Thanks for sticking with me the last few Wednesdays. I put a lot of work into this teaching presentation, and I hope it’s been helpful.
And now for a few more things.
Secondary Characters from Multiple POVs
This is something that’s come up quite a bit in my thesis. I have three POVs (heroine, hero, villain), and each comes into contact with many of my secondary characters. It’s been a task making my secondary characters different in each POV characters’ eyes, but here are some handy tricks I discovered.
-Word choice - At first glance, this seems obvious. If a character likes someone, they will refer to that person with positive words. If they dislike someone, they will use negative words. This is true, but let’s take this a step farther into the land of uncertainty. What happens if you have two characters who both dislike the same person but in slightly different ways. Here is where word choice plays a bigger role. “Irritates” carries a slightly different meaning than “aggravates,” for example.
-Character descriptions - People see people differently. Let’s take a typical pretty blonde girl as our secondary character. The guy who likes her might describe her hair as “glowing like sunlight” or “sparkling like gold” or, hopefully, some less cliché comparison. By contrast, a girl who doesn’t like our blonde secondary character might describe her hair as “of course, perfect” or “heaven-forbid-a-strand-out-of-place style.” Big difference there.
-Name giving - If it is natural and fits the story, have each POV character call a given secondary character something different. Make sure the given name fits the POV character, too. Example: In my thesis, all three of my POV characters interact with and talk about my heroine’s father—who is Captain of the Royal Guard. My heroine thinks of him as “father” and will refer to him as either “father” or “sir,” depending on the situation. My hero thinks of the man as “captain” or “Captain Rothwell” and will refer to him as either. My villain is a special case (and I don’t just mean that in terms of what he calls people). He has a love/hate relationship with my Guard Captain. He needs the man, but he hates that he needs the man. My villain will think of the man as, well, “the man” (sometimes), “the captain,” or “Rothwell,” (the last-name treatment). By contrast, villain almost always addresses him as “Captain” with the respect implied. Confusing, maybe, but it helps remind me (and hopefully the reader) that Captain Rothwell, though a secondary character, is a person of many facets.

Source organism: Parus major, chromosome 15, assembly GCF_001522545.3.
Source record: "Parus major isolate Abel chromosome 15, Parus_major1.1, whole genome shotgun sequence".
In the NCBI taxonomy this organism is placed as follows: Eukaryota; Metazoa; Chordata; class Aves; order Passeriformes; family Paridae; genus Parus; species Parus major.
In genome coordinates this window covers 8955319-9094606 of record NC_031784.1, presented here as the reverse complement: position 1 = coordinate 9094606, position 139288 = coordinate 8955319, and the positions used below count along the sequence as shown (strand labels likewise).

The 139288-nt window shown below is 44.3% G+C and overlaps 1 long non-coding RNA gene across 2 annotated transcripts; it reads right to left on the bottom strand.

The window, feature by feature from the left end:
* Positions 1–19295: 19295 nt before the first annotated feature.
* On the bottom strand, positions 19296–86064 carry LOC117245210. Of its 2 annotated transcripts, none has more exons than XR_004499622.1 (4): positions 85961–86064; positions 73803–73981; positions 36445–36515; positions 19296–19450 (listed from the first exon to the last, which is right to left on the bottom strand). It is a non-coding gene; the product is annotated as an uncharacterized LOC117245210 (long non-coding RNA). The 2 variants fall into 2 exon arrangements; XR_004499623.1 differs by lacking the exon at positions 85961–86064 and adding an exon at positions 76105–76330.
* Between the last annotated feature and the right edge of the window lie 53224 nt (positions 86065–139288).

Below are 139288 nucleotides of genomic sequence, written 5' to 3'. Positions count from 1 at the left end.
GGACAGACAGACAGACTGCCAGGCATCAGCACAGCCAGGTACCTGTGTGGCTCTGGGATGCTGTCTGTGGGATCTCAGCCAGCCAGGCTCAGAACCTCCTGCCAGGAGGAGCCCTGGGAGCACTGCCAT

Try this on your own.
Describe a girl’s father from the perspective of both the girl and the girl’s love interest. Use word choice, character descriptions, and name-giving to differentiate between the two POVs. Again, feel free to leave your response in the comments.
I love your enthusiasm.
Check out these links for some more about secondary characters and/or well-rounded characters in general.
-Ten Secrets to Creating Unforgettable Supporting Characters
This article from IO9 gives some great additional information about making secondary characters really come alive.
-Suzette Saxton Character Interview – querytracker
This is meant for main characters, but it can be used for secondary characters as well. If you know all the answers to these questions, you can pick and choose what goes into the story. Character creation is much like world building. There is more to the characters than may make it into the book.
-The Crimson League – blog post
And finally, here are some additional, interesting tips.
Now go forth and create many great secondary characters!
Have questions, concerns, or deep thoughts? Drop a comment. I’d also love to hear other techniques you’ve discovered for making characters feel real.
Thanks for reading.
@desantismt on Twitter
-Kit ‘N Kabookle
My book blog